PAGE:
Anti-choice advocates have a friend in feticide laws.
Akin to personhood laws, as far as I can tell, there is no upside to feticide laws. The supposed intent of such laws is to add a charge of murder to anyone who kills a fetus through violence. However, these laws are often really about criminalizing the behavior of pregnant women and penalizing them for mistakes or even miscarriages.
Take the case of Bei Bei Shuai, the Indianapolis woman whose infant daughter died in her arms at a hospital shortly after birth. Months later, Shuai was arrested and charged with murder and attempted feticide because, while pregnant, Shuai had eaten rat poison in an attempted suicide. The case — which I’m sure will eventually wind up in the Supreme Court for all its implications on the abortion debate — once again casts a pregnant woman as merely an incubator, making her life and choices matter only in as much as they might have an effect on a fetus. Instead of concern or action to address the mental health and emotional needs of pregnant women — as many as 23 percent of pregnant women experience depression — this case serves to shame Shuai for potentially harming a fetus. (There is no evidence that the rat poison led to the death of her child after birth.)
We tell women that their own health and welfare are irrelevant (see: abortion bans even to save a woman’s life). Where are the murder charges for doctors who let a pregnant woman bleed to death rather than perform a life-saving abortion? No. No. No. That wouldn’t happen because that would require outrage that a woman — who is already full formed and alive by all objective and scientific standards — to be protected under the law and held in higher esteem than a fraction of a life, a fetus. For all our worship of Motherhood, women must find joy in pregnancy and parenting no matter how painful or difficult it may be emotionally, financially, or physically. (Shuai attempted suicide after the father of her baby dumped her when she was 30 weeks into the pregnancy.)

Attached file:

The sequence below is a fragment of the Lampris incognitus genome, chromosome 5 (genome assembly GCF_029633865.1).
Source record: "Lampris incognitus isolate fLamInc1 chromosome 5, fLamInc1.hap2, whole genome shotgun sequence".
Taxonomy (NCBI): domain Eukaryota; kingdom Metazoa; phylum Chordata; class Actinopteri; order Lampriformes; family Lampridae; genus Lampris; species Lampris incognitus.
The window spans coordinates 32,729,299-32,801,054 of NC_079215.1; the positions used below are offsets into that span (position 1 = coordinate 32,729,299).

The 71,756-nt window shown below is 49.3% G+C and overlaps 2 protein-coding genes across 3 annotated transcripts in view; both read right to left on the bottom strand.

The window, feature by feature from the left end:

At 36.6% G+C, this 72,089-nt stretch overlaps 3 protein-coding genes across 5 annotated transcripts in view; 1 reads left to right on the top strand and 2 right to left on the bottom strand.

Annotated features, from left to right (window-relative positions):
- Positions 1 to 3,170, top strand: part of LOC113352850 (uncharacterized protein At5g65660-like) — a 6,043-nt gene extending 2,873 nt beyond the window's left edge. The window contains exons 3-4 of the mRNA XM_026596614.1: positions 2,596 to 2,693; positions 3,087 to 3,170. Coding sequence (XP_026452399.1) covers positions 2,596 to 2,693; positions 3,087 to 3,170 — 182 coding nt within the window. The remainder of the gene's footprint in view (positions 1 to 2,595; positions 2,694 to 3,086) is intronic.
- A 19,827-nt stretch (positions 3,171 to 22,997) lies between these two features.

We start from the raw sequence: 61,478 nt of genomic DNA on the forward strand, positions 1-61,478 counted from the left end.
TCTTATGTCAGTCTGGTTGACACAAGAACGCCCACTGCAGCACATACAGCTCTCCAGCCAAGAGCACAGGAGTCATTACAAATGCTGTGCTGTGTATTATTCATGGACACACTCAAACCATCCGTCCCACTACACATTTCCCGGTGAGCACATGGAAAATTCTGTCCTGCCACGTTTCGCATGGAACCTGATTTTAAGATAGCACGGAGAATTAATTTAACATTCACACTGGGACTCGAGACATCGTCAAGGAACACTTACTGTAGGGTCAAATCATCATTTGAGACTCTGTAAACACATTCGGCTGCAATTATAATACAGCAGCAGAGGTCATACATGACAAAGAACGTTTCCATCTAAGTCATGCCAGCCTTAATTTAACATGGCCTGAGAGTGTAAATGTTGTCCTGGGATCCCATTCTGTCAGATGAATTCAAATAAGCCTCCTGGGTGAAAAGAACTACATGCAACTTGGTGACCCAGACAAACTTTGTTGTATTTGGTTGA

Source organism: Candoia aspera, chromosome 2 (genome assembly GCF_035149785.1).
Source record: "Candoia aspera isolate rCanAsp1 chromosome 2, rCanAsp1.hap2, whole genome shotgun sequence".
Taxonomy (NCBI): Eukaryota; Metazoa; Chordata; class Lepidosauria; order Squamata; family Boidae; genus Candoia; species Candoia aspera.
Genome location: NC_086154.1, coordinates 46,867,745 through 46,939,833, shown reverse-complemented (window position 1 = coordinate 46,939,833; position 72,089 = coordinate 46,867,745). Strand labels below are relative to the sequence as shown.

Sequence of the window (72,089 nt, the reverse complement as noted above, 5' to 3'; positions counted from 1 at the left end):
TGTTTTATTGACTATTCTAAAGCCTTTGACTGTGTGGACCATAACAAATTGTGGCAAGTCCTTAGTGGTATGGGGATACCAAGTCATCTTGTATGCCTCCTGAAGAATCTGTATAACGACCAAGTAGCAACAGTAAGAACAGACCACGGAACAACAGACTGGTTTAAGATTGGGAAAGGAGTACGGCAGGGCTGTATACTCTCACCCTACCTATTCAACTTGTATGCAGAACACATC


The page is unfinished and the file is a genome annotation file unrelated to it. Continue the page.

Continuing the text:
Of course, in our society failure is not an option. While I can understand the desire to mourn the loss of a new life — infant mortality is always sad — we must not do so on the backs of women, as if they are our gestational slaves. (Indeed, I see no similar public mourning of the fact that America has the highest maternal mortality rate of any industrialized nation.)
There is no question that feticide is just another brick in the wall that defines how women are second-class citizens to men. Perhaps the patriarchal hierarchy isn’t as simple as the belief that men subjugate women. Perhaps the hierarchy actually goes more like this: men first, then fetuses, then white women, then white children, then “other” women, then gay women… If the stalled reauthorization of VAWA — left to die in Congress because people actually wanted to protect ALL women, including Native American women, immigrants, and gays — is any indication, this may be more true than not.
I don’t care if this is an unpopular statement, but here it is: ALL fully formed people deserve equal protection under the law. Fetuses are not fully formed human beings. And yet, by the laws that we pass, we elevate them above the women who carry them. When you take away someone’s autonomy by enacting law after law that takes away their choices (trying to “think” for them because they are not capable of rational thought on their own) and dehumanize them to such an extent that they are worth less than a cluster of stem cells, that is the very essence of oppression.
This post is originally published on The Sin City Siren. It is cross-posted with permission.